12. ^ Kramer, Reuben (March 8, 2015). "Incoming Caesars CEO Mark Frissora has work cut out". Press of Atlantic City. Retrieved October 3, 2016.
  13. ^ "Mark P. Frissora". Bloomberg. Retrieved October 3, 2016.
  14. ^ Farkas, Karen (November 2, 2015). "Rock Gaming takes over management of Horseshoe Cleveland Casino from Caesar's Entertainment". cleveland.com. Retrieved February 26, 2016.
  15. ^ Pierceall, Kimberly (September 30, 2015). "Caesars' new CEO shocked with lack of casino innovation". The San Diego Union-Tribune. Retrieved October 3, 2016.
  16. ^ "Mark Frissora takes charge as CEO of Caesars Entertainment". Gaming Intelligence. July 1, 2015. Retrieved July 2, 2015. Former Hertz chief executive Mark Frissora has taken over as president and CEO of Caesars Entertainment Corporation effective today, completing the transition plan announced by the operator in February earlier this year.
  17. ^ "Caesars Entertainment Announces Management Transition". Caesars Entertainment. February 4, 2015. Retrieved March 15, 2015.
  18. ^ O'Keeffe, Kate (February 4, 2015). "Former Hertz CEO to Take Helm at Caesars". Wall Street Journal. Retrieved October 3, 2016.
  19. ^ "Hertz forecasts strong 2013 as pricing improves". Reuters via CNBC. July 29, 2013. Retrieved March 15, 2015.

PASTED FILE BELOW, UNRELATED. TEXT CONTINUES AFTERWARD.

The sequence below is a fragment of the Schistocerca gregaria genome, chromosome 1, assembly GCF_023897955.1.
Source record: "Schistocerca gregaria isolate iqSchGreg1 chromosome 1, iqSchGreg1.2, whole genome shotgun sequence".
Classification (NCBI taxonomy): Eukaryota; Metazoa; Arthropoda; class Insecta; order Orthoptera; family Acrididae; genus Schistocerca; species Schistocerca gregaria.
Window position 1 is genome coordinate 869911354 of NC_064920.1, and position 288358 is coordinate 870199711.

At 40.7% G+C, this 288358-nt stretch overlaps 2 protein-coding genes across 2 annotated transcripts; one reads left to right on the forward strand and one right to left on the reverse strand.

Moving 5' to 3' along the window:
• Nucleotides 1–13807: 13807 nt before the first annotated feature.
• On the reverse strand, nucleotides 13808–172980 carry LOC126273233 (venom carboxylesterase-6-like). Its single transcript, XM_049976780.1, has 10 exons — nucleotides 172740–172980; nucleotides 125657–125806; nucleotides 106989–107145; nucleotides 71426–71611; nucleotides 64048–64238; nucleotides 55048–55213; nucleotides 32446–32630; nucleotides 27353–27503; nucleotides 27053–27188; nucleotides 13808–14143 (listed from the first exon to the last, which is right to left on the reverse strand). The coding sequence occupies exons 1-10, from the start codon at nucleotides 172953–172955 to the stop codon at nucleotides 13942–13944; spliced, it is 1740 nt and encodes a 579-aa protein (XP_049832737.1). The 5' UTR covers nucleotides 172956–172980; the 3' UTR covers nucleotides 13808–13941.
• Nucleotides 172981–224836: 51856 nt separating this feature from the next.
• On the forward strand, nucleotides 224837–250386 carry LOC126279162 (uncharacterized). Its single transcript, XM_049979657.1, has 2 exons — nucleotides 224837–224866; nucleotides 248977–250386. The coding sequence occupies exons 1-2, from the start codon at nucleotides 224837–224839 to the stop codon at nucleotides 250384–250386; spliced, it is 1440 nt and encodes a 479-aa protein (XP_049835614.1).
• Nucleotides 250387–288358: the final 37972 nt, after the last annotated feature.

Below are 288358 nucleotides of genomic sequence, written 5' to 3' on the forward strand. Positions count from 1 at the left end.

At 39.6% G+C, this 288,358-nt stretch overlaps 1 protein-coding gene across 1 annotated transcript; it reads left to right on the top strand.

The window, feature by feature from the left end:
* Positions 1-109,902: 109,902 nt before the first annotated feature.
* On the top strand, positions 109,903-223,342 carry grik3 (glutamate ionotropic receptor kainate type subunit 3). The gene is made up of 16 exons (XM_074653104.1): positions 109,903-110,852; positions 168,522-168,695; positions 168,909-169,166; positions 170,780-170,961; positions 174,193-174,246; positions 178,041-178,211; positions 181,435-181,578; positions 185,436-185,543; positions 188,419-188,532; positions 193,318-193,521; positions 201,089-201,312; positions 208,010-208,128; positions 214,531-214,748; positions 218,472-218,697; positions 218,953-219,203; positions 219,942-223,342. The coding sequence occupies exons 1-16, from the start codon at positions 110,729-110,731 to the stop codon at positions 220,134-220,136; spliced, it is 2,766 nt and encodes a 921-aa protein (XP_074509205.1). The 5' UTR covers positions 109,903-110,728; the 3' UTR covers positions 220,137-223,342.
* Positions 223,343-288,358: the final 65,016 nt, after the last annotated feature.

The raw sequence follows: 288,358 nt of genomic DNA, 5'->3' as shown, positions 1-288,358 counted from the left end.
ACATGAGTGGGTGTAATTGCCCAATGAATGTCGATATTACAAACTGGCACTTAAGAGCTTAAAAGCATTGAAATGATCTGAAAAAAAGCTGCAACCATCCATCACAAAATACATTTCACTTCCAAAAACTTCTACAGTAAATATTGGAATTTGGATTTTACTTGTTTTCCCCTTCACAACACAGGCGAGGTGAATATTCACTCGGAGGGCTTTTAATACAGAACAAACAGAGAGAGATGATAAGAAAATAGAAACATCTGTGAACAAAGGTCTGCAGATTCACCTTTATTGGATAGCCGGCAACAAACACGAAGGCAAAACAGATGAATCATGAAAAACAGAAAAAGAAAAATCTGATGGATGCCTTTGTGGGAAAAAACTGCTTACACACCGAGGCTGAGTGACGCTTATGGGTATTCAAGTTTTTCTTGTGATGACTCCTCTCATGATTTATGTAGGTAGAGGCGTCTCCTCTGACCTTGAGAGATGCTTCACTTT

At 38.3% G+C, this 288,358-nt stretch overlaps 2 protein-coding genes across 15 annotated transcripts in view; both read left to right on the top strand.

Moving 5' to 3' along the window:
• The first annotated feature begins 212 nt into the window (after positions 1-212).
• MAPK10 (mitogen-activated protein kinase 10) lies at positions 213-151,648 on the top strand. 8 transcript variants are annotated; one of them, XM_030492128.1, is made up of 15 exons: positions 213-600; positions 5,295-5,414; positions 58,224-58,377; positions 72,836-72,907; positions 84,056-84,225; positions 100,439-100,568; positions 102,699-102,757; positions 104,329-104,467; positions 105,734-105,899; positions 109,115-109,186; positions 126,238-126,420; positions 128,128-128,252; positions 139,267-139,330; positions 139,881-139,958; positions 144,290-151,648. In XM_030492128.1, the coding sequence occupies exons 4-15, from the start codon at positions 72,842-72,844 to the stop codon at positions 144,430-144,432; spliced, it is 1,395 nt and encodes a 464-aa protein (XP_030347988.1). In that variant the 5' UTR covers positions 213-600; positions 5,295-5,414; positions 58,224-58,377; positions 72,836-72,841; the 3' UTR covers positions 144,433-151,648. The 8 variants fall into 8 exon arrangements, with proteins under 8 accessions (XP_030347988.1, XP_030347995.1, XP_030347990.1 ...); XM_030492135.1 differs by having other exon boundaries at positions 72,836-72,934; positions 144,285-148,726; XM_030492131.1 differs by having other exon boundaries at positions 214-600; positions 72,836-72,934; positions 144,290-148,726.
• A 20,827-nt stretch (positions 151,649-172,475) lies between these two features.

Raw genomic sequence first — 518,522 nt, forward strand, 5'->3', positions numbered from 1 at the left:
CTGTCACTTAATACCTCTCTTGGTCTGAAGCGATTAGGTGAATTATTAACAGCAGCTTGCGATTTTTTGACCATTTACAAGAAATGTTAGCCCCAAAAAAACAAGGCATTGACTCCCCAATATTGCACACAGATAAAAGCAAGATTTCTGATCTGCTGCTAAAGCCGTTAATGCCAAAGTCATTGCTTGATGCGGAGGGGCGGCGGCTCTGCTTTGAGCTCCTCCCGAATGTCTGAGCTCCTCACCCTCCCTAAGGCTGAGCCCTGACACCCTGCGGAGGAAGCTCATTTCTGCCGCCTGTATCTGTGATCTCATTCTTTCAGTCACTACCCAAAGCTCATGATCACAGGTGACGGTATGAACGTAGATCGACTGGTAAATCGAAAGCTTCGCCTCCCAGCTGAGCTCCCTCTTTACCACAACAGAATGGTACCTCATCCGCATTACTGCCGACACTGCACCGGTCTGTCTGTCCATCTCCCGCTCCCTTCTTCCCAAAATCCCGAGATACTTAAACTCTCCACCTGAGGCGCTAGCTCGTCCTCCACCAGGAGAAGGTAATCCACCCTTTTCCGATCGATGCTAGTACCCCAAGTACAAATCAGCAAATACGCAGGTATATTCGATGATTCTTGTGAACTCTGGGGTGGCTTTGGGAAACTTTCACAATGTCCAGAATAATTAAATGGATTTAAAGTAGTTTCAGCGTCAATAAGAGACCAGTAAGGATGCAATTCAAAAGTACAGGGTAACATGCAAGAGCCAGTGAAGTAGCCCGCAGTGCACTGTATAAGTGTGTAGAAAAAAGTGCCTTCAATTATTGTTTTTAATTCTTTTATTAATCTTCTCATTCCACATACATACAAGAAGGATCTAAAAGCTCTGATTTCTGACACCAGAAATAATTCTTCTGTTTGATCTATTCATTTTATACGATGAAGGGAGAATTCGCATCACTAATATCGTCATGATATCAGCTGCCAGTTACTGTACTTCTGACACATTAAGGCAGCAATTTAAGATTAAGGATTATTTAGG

20. ^ "Hertz 2013 Annual Report". Hertz Corporation. Retrieved March 15, 2015.
  21. ^ Jones, Justin (July 12, 2008). "Getting People Into Cars, Despite the $4 Gas". New York Times. Retrieved March 11, 2015.
  22. ^ Tita, Bob (June 4, 2005). "Tenneco looks abroad for expanding sales". Crain's Chicago Business. Retrieved March 15, 2015.
  23. ^ "Execution and Discipline Drive Results: Tenneco Automotive Inc. 2004 Annual Report" (PDF). Tenneco Automotive. Retrieved March 15, 2015.
  24. ^ "Tenneco Annual Report 2005: Global Growth by Design" (PDF). Tenneco Inc, Annual Report 2005. Retrieved March 15, 2015.
  25. ^ "26th Annual Awards". Cancer Research Institute. October 17, 2012. Retrieved March 11, 2015.
  26. ^ "The 25 Most Influential Business Travel Executives Of 2012". Business Travel News. January 22, 2013. Retrieved March 11, 2015.
  27. ^ "Hertz chairman and CEO Mark Frissora steps down". Post Online Media. September 9, 2014. Retrieved March 11, 2015.
  28. ^ "Caesars Entertainment (CZR) Says Mark Frissora to Become CEO, Loveman to Continue as Chairman". StreetInsider.com. February 4, 2015. Retrieved March 11, 2015.
  29. ^ "Hertz Global Holdings Inc". Bloomberg Business. Retrieved March 11, 2015.
  30. ^ "Management". Caesars Entertainment Corporation. Retrieved March 11, 2015.
  31. ^ "Emma Bloomberg, Christopher Frissora". The New York Times. June 12, 2005. Retrieved October 3, 2016.
  32. ^ "Frissora Steps Down as Hertz CEO, Chairman". Auto Rental News. September 8, 2014. Retrieved March 11, 2015.
  33. ^ "Leading in the 21st century: An interview with Hertz CEO Mark Frissora". McKinsey & Company. November 1, 2013. Retrieved March 11, 2015.